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The destruction of Java November 14, 2006

Posted by rjdohnert in Opinions.
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Well Sun did it, they managed to destroy the future of Java.  The GPL release of Java was a huge mistake.  Why?  Because now there is no quality control over Java.  With the exception of Linux which is well tested, most other GPL products lack quality, tend to be buggy as hell and we will now have to deal with frequent, minor but sometimes damaging releases of the Java VM.  Not only that but I for one am not looking forward to the dozens of forks and VM’s that will appear because someones not happy with the path the Java community is taking.  Jonathan Schwartz and Sun do deserve some credit, they managed to kill the importance of the JCP and Sun Microsystems and they did manage to screw Microsoft out of two billion dollars and turn around and open the door for Microsoft to do what they were doing before and not have to pay another cent as now Patent protections are pretty much gone.

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Comments»

1. Mark N. - November 14, 2006

You are kidding, right? You know that the trademark “Java” is only available to distributions of Java that pass Sun’s tightly-controlled TCK?

If somebody forks Java, they’ll need to call it something else. Basically (as Tim Bray says), if it is called Java and has the Coffee Cup (TM), it’s real Java.

Now, explain to me again how we’ll get a whole bunch of Java forks…

2. Roberto J. Dohnert - November 14, 2006

” You are kidding, right? You know that the trademark “Java” is only available to distributions of Java that pass Sun’s tightly-controlled TCK? ”

Not anymore, when you GPL code like that guess what, you are unhindered in what you can do with it. Suns TCK is not worth a dime anymore. The GPLv2 strictly prohibits the TCK in its most basic format. ” 2. You may modify your copy or copies of the Program or any portion
of it, thus forming a work based on the Program, and copy and
distribute such modifications or work under the terms of Section 1
above, provided that you also meet all of these conditions:” There is basically no way for Suns quality control to survive

” If somebody forks Java, they’ll need to call it something else. Basically (as Tim Bray says), if it is called Java and has the Coffee Cup ™, it’s real Java.”

Actually the word Sun Java is trademarked by Sun, not Java. Its come that when reffering to the programming people tend to think of Suns Java but its actually not a trademark of Sun. If it is, you better call Starbucks, Caribou Coffee and a bunch of food distributors and inform them they are infringing on Suns trademark. The FreeBSD port of Java was actually called Java without being certified at the time. Apples port of Java for Mac OS X was not certified until 3 or 4 years after its release and was called Java. It only became official when Sun certified Apples JRE and JDK when Sun didnt want to create a specific “official” Sun Java for OS X

” Now, explain to me again how we’ll get a whole bunch of Java forks…”

someones not happy with the path the Java community is taking.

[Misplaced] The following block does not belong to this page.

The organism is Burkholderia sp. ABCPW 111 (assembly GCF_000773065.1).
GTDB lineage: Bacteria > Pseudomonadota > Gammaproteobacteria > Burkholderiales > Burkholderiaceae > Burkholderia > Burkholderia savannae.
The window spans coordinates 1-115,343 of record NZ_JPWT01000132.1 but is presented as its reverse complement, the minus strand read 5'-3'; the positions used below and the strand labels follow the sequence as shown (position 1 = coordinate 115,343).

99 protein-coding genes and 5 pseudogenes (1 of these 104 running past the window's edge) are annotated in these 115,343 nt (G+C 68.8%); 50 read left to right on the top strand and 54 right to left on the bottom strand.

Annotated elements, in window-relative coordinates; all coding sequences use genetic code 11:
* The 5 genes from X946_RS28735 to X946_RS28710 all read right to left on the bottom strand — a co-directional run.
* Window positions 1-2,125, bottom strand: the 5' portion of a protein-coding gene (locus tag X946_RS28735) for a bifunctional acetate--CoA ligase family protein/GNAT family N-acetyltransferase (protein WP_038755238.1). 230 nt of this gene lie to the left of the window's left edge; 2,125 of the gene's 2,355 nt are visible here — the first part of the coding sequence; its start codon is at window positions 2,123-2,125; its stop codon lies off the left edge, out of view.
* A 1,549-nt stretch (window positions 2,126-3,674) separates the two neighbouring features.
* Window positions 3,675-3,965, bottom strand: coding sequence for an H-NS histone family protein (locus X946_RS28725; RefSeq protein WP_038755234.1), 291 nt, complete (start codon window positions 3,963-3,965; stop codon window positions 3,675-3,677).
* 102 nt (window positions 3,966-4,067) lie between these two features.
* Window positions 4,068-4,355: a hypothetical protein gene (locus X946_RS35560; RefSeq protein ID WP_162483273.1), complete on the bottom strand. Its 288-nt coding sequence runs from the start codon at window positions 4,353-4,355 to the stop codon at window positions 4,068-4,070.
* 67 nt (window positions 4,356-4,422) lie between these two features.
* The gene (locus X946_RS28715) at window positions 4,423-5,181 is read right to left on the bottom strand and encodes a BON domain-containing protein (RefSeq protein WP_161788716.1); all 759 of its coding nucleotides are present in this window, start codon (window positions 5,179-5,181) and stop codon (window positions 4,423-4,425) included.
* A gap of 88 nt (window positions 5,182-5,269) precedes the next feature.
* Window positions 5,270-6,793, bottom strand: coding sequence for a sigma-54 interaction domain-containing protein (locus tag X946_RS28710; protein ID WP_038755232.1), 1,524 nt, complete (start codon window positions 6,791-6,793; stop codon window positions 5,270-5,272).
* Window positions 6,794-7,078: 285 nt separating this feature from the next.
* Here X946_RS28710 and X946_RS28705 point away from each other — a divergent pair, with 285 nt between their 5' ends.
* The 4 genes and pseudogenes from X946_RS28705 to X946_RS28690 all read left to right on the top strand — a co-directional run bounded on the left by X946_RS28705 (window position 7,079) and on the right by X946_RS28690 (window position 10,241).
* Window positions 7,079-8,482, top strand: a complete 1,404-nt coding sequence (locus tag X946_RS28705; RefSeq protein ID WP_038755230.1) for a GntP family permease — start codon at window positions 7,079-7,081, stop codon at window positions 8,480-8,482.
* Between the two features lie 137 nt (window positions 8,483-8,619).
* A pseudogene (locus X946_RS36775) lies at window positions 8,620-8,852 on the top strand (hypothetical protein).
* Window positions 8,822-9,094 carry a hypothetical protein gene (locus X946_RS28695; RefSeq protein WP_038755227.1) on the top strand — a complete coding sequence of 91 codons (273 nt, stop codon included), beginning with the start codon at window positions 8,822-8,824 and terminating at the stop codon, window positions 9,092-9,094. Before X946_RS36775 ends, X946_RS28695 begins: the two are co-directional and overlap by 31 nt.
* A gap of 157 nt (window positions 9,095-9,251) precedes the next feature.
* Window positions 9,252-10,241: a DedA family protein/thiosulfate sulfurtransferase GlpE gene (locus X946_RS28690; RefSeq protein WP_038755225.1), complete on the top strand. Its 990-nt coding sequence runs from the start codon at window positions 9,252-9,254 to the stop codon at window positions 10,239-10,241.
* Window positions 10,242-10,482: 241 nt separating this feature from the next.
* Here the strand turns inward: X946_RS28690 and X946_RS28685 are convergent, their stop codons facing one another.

3. Erik - November 14, 2006

I’m happy that Java is now Open Sourced. This is bad for Mono though.

4. Ned - November 14, 2006

Sun reserves the right to sue anyone using the term Java:

http://www.tbray.org/ongoing/When/200x/2006/11/12/OSS-Java

5. Ned - November 14, 2006

I don’t think you are listening to the facts. Trademark law is separate from copyright law.

Here is Sun’s trademark policy, BTW, which is totally unaffected by the GPL:

http://www.sun.com/policies/trademarks/

C. Proper Descriptions of Non-Sun Products and Services

While a third party is not permitted to incorporate a Sun trademark into the name of its product or service, it can truthfully and fairly describe its products by referencing their relationship to Sun’s products and services. For example, to indicate that a third-party product is intended for use with Sun technology, a third party may use a descriptive phrase (sometimes called a “tagline”) that truthfully states this fact.

Example Set D»

A descriptive phrase using a Sun trademark must meet the following additional requirements:

1. Accuracy. The descriptive phrase must be accurate and not misleading.

2. Relationship to Sun. Sun trademarks may not be used in a manner that will cause potential confusion about the relationship between Sun and the third party product or service, for example, implying sponsorship or endorsement by Sun that does not in fact exist.

3. Compatibility or Conformance to Published Specification. Sun trademarks may not be used in a manner that improperly or inaccurately implies compatibility or conformance to any Sun specification or platform. However, if a third party product fully conforms to Sun’s published specifications for one of our technologies (for example, Java technology), the third party may use an appropriate descriptive phrase to reference or identify that fact.

4. Prominence. When using a descriptive phrase such as “for the Java platform” to indicate that the product is for use with Sun systems, the third party’s own product and company names must be displayed much more prominently than any Sun trademark referenced so that the source of the third party product is clear.

5. Proper Use of Symbols and Legends. Descriptive phrases should properly attribute the trademark with an appropriate symbol and legend as described in Usage Requirement I.D.

6. Do Not Attempt to Claim Rights in Sun Trademarks. Third parties may not state or suggest that they have, or are claiming rights, in any Sun trademark.


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